Dealing with bad debt…

Dealing with debt can create anxiety, cause shame and confusion especially if you don’t know what to do and you don’t have the right people around you. Don’t worry this is normal and I speak from personal experience.

I grew up in Uganda, we saved before we spent! This included significant expenditures such as cars, house etc., because that was the culture. My parents were a prime example of this kind of model. Uganda is a cash economy,hence I didn’t grow up around financial credit. I therefore had no understanding of loans, mortgages or any financial credit.

When I moved to Scotland, it became clear that as opposed to a cash economy Scotland was a credit economy. Financial credit was easily accessible and I received several letters offering me loans. The possibility of having that much money and doing what I wanted with it came across like financial freedom and it was very tempting. I remember my first store card, I bought sketchers trainers I had been desiring for a while but couldn’t afford. I couldn’t believe I could now buy these shoes without paying cash upfront. Sounds exciting right,? Once I started accepting the loans, it was difficult to break the habit. It was not unusual to take out loans whether I needed them or not.

Before long, I accumulated personal loans and store cards with a view that with our household income we could pay them back slowly. The loans were spent on holidays, luxuries and supporting some family members in my home country. With this so-called financial freedom, I didn’t realise that we was living beyond my means. This was all fine until we had to manage on one household income. Then the pressure, anxiety and worry started. I was practically losing sleep over this. It was difficult to see how we could pay back all this money.

As a means of taking back control, I started educating myself on finances and consequently developed a personal relationship with my money. I found a few money-saving groups that I joined and was determined to be debt free… I hated debt, I wanted out and I convinced myself I could do this.

Here are a couple things I did to manage my debt.

  • WRITING DOWN ALL OUR DEBT AND HAVING A CLEAR VISUAL OF THEM

For me to see the success, I needed to start prioritising my debt and clearing them off one at a time. In 2015, I paid off my first store card and was so encouraged and motivated which kept me focused to continue tackling my debt.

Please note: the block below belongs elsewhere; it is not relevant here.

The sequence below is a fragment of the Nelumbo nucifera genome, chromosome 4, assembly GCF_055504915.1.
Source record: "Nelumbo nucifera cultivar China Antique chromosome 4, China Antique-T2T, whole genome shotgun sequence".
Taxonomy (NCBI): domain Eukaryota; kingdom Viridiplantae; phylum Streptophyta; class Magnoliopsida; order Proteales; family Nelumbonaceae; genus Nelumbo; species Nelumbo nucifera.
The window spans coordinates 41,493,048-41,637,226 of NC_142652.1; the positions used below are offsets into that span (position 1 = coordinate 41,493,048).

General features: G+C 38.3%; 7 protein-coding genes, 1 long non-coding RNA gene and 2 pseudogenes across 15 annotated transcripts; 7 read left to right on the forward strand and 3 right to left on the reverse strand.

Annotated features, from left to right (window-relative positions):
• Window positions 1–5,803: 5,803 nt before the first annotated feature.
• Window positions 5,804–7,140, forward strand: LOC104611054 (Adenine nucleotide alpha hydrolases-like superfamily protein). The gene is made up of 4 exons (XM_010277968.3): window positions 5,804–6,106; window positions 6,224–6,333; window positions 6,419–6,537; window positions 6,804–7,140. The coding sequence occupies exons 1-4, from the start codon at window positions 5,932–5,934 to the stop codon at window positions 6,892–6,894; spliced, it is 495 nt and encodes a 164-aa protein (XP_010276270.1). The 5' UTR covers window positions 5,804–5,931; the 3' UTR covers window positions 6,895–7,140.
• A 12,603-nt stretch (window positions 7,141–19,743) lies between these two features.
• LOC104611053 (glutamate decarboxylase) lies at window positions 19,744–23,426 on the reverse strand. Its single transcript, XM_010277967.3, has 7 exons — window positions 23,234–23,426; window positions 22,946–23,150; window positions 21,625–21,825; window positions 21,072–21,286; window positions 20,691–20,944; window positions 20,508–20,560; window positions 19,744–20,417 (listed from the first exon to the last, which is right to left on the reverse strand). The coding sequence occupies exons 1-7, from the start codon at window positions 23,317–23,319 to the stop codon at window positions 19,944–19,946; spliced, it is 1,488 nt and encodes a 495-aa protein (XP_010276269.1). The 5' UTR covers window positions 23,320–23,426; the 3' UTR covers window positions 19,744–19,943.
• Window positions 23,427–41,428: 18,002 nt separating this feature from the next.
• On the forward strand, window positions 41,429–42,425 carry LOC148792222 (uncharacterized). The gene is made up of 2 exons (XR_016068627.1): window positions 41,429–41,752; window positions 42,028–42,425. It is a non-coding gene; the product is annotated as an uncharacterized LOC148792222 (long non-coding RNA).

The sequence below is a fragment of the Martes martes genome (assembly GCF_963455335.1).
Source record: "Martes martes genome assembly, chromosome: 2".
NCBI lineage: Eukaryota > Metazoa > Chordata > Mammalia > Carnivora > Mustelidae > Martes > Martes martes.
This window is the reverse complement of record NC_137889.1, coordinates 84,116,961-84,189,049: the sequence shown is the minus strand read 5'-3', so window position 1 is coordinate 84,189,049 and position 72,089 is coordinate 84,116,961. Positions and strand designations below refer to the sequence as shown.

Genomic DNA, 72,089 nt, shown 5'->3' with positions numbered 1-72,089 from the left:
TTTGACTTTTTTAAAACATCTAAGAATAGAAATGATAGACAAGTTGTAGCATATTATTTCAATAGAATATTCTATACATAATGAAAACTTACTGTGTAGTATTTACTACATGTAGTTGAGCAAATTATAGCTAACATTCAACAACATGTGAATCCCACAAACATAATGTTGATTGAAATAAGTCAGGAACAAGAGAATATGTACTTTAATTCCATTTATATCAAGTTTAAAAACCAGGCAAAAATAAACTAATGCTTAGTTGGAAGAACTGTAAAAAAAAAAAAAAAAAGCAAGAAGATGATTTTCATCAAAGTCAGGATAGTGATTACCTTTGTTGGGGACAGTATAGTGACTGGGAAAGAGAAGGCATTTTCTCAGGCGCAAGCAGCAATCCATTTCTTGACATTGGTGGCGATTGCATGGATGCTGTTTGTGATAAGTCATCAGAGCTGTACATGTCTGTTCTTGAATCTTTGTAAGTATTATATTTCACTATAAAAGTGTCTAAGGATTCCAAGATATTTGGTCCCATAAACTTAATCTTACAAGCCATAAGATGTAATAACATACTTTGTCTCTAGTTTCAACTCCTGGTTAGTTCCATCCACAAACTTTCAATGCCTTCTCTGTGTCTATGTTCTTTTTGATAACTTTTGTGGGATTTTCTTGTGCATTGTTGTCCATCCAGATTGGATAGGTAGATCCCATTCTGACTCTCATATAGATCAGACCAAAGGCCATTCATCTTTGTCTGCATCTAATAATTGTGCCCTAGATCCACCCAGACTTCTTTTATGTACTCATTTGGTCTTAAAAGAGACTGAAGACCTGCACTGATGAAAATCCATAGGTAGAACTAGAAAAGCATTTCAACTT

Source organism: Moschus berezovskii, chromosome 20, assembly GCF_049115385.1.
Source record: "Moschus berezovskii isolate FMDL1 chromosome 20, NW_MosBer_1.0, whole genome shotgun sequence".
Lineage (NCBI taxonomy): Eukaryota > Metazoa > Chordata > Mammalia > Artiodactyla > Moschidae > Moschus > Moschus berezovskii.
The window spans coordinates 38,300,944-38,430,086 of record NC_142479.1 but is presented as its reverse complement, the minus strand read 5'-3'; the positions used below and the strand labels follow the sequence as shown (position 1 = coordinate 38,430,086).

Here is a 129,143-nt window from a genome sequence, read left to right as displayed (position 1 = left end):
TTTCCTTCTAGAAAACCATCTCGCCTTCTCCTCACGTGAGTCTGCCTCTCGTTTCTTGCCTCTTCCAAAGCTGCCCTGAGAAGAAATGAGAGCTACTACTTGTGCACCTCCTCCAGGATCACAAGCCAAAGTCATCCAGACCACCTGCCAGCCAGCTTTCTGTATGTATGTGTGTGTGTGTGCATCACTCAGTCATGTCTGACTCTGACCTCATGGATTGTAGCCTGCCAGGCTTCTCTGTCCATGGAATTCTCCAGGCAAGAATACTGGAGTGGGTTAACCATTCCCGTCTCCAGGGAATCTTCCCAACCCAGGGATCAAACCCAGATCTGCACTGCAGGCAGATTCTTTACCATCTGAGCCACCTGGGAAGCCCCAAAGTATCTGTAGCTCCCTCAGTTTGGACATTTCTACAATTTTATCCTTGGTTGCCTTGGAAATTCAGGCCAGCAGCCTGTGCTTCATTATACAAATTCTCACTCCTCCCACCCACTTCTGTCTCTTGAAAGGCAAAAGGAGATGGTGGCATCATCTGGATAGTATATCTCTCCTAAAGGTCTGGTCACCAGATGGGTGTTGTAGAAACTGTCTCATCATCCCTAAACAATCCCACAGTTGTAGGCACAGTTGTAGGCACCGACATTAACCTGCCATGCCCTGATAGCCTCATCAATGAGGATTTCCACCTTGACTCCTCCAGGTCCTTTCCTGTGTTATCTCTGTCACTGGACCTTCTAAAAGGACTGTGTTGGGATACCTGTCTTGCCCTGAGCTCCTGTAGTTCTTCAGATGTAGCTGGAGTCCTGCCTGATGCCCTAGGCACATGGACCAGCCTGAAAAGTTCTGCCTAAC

• IDENTIFYING NEEDS VS WANTS

By living on one wage, we had mastered the art of needs and wants. If we could not afford, then we didn’t need it. We lived within our means. Everything was accounted for, so there was no room for unnecessary spending. Any balance went towards our debt sometimes it was difficult but we were determined to see this through. The feel good factor to all of this was that I was achieving my goals and my list of debts were reducing while my networth was increasing.

Tip: Develop a habit of checking your credit and debit monthly, you will notice some of the expenses that could have been avoided. Just for fun, add them up and see how much you could have left if you cut out some of the unnecessary expenses.  By avoiding eating out or buying those new shoes, when you add them up, this could pay off your debt.

When our financial circumstances positively changed, we were still focused to stay on the plan.

With the above discipline, I was able to pay off our last ‘bad debt’ in May 2017… This was about 25k plus of debt. At this point, I felt like a millionaire but this was not going to sway me from the healthy financial habits that I had acquired.!! I did it with determination so can you.

Sometimes if you are living with debt, it’s daunting and you may not know where to start or how to deal with it. Speak to someone you trust and get the right support in place, a problem shared is a problem solved.

Having said that, do we believe debt is good or bad? That’s up to you to decide. While some may think using a credit card is irresponsible, and sure it may be for those who can’t pay back what they spend, for those that can, by using a credit card just for the purchases you would be making anyways, you can earn rewards in the form of cash back or points. We pay back everything we spend on our credit card as we would on a debit card at the end of every month, we just take advantage of the points and rewards that come with it.

I hadn’t checked my credit score for a while because I didn’t need to, so recently for some reason I did and even though the only debt I personally have is my mortgage, I was very above average with my credit score if I needed to take out credit.  I hear people talking about financial freedom all the time, I must say I feel I have financial freedom without bad debt. Plan for Every penny just like the saying take care of the pennies….

FOOD FOR THOUGHT

“Too many people spend money they haven’t earned, to buy things they don’t want, to impress people they don’t like.’ Will Rogers

Disclaimer: This Blog does not constitute financial advice, if you are worried about Debt, talk to someone you trust.

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